October 4, 2022

Explained: Family courts Act, 1984

To facilitate conciliation and speedy trial in family matters and related disputes, family court act was passed in 1984. However, the said act did not come in force after its passing, but it gave the power to the government to enforce the act vide notification and from that time many states established family courts in their cities.

How many states established family courts?

Following states has been enforced the family courts act, 1984 as far now-

  1. Union territory of Andaman and Nicobar Islands on 19th November, 1986,
  2. Madhya Pradesh on 19thNovember, 1986,
  3. Uttar Pradesh on 2ndOctober, 1986,
  4. Delhi on 19th November, 1986,
  5. Maharashtra on 1stDecember, 1986,
  6. Karnataka on 25thMay, 1987,
  7. Orissa on 1st May, 1989,
  8. Kerala on 21st October, 1989,
  9. Goa on 16thApril, 1990,
  10. Union territory of Pondicherry on 1st May, 1987,
  11. West Bengal on 1stNovember, 1991,
  12. Assam on 2nd October, 1991,
  13. Bihar on 10th December, 1991,
  14. Manipur on 3rdFebruary, 1992,
  15. Haryana on 2ndNovember, 1992,
  16. Andhra Pradesh on 15thFebruary, 1995,
  17. Gujarat on 1stJanuary, 2000,
  18. Union territory of Daman and Diu on 10th October, 2003.

Procedure for establishment of Family Courts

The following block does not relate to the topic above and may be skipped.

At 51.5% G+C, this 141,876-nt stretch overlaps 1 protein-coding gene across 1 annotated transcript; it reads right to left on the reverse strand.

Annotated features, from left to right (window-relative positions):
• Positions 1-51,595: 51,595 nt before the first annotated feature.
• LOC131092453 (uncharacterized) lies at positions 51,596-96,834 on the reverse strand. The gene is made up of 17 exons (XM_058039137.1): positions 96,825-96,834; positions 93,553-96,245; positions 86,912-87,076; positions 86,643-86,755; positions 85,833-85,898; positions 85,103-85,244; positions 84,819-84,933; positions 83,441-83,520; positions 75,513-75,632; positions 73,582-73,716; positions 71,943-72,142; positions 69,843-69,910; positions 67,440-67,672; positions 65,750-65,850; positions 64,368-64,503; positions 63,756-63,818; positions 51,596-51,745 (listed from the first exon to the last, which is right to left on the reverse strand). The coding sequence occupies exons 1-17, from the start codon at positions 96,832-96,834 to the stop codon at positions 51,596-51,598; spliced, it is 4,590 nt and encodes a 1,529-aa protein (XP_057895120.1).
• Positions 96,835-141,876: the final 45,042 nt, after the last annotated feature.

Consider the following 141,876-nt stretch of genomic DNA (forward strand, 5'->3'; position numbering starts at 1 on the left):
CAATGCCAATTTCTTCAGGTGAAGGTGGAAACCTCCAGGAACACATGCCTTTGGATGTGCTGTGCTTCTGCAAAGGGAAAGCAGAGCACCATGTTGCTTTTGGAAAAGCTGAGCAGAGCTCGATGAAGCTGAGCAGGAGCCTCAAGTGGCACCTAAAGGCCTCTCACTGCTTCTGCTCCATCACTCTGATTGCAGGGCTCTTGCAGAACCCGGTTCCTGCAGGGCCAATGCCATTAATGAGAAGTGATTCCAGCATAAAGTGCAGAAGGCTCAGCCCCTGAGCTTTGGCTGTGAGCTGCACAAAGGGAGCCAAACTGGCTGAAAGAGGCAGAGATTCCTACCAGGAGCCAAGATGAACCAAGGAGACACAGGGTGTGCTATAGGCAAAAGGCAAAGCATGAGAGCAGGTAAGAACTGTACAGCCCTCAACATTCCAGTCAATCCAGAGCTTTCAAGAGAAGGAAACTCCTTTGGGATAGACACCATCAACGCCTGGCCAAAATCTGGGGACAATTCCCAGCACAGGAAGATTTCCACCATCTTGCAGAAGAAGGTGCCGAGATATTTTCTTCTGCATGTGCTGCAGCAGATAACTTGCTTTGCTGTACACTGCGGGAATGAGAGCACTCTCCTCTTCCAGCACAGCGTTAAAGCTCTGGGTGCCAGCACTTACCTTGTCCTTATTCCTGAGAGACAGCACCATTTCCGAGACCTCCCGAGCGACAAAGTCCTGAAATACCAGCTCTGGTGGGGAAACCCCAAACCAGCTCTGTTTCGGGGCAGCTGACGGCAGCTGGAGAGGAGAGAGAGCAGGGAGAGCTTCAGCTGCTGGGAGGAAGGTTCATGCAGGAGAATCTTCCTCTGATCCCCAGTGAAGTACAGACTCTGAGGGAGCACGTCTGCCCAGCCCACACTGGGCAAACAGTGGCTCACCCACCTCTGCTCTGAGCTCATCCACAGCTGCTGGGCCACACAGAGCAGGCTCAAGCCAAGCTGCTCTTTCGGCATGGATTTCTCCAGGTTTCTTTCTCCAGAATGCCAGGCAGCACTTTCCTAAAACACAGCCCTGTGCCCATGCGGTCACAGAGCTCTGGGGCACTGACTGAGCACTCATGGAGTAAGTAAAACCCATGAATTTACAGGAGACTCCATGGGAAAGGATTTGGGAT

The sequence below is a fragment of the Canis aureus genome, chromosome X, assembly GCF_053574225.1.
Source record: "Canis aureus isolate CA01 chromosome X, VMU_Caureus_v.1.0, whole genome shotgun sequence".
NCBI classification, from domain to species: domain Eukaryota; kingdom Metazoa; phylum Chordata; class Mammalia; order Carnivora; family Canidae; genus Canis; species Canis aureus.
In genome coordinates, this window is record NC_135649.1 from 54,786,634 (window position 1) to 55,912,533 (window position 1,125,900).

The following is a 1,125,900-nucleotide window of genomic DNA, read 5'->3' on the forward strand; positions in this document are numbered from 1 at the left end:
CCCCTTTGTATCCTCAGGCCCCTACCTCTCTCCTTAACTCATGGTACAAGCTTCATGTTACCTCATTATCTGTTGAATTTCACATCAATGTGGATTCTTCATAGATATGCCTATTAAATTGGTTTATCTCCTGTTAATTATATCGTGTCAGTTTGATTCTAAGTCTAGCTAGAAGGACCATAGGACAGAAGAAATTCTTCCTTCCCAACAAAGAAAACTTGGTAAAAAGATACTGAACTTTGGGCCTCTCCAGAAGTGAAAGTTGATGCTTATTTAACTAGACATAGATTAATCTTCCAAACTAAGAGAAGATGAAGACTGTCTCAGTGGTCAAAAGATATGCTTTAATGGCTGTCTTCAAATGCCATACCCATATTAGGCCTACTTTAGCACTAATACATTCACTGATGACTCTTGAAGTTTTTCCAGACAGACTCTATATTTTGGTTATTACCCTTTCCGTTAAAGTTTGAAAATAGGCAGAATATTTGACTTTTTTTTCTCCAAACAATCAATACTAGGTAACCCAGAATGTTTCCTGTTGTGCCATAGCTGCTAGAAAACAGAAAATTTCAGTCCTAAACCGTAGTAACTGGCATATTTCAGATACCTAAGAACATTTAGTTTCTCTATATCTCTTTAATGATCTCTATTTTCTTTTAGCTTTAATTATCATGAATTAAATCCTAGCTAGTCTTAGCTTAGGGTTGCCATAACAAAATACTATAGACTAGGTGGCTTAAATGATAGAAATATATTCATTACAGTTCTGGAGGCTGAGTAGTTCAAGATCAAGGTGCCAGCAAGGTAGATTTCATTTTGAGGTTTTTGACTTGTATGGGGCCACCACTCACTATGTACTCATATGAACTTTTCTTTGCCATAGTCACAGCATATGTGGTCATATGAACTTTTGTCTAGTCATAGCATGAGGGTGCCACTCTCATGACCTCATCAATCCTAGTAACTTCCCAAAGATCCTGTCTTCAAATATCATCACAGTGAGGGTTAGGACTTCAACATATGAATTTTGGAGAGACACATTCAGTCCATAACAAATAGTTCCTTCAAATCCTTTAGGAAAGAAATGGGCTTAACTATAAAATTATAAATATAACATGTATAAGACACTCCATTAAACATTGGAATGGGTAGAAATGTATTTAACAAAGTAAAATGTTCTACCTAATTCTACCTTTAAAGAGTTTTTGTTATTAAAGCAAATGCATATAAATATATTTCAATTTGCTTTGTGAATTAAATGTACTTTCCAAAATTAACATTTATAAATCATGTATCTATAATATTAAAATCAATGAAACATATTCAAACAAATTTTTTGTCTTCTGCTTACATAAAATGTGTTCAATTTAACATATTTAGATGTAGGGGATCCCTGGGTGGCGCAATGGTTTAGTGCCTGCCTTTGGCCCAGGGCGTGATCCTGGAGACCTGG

To establish a Family Court, State Government in consultation with the High Court shall establish family courts for every area in the state comprising of city or town whose population exceeds one million.

After establishment, state government may further increase, reduce or alter limits of local area to which jurisdiction of a family court extends.  

Appointment of Judges for Family Courts

State Government has power for the appointment of judges after concurrence of High Court.

A person shall be qualified for appointment as a judge, if he-

  • has for at least seven years held a judicial office in India or the office of a Member of a Tribunal or any post under the Union or a State requiring special knowledge of law; or
  • has for at least seven years been an advocate of a High Court or of two or more such Courts in succession; or
  • possesses such other qualifications as the Central Government may, with the concurrence of the Chief Justice of India, prescribe.

A person may have any one of above qualification to be appoint as a judge.

Above are not exclusive qualifications to be the judge of family court, there are some further abilities which state government will keep in mind while appointing a judge-

In selecting persons for appointment as Judges, —

  • every endeavour shall be made to ensure that persons committed to the need to protect and preserve the institution of marriage and to promote the welfare of children and qualified by reason of their experience and expertise to promote the settlement of disputes by conciliation and counselling are selected; and
  • preference shall be given to women.

Term of the judges